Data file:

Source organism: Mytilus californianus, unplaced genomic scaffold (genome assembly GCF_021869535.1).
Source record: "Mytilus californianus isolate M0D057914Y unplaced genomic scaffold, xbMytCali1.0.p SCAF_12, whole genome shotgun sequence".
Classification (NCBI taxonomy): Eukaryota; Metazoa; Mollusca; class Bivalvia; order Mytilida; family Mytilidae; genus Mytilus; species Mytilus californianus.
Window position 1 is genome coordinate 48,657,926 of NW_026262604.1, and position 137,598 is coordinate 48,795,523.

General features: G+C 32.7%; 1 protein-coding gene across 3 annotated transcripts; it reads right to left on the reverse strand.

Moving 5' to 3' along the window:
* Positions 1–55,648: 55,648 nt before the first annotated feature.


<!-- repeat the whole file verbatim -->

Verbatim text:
Source organism: Mytilus californianus, unplaced genomic scaffold (genome assembly GCF_021869535.1).
Source record: "Mytilus californianus isolate M0D057914Y unplaced genomic scaffold, xbMytCali1.0.p SCAF_12, whole genome shotgun sequence".
Classification (NCBI taxonomy): Eukaryota; Metazoa; Mollusca; class Bivalvia; order Mytilida; family Mytilidae; genus Mytilus; species Mytilus californianus.
Window position 1 is genome coordinate 48,657,926 of NW_026262604.1, and position 137,598 is coordinate 48,795,523.

General features: G+C 32.7%; 1 protein-coding gene across 3 annotated transcripts; it reads right to left on the reverse strand.

Moving 5' to 3' along the window:
* Positions 1–55,648: 55,648 nt before the first annotated feature.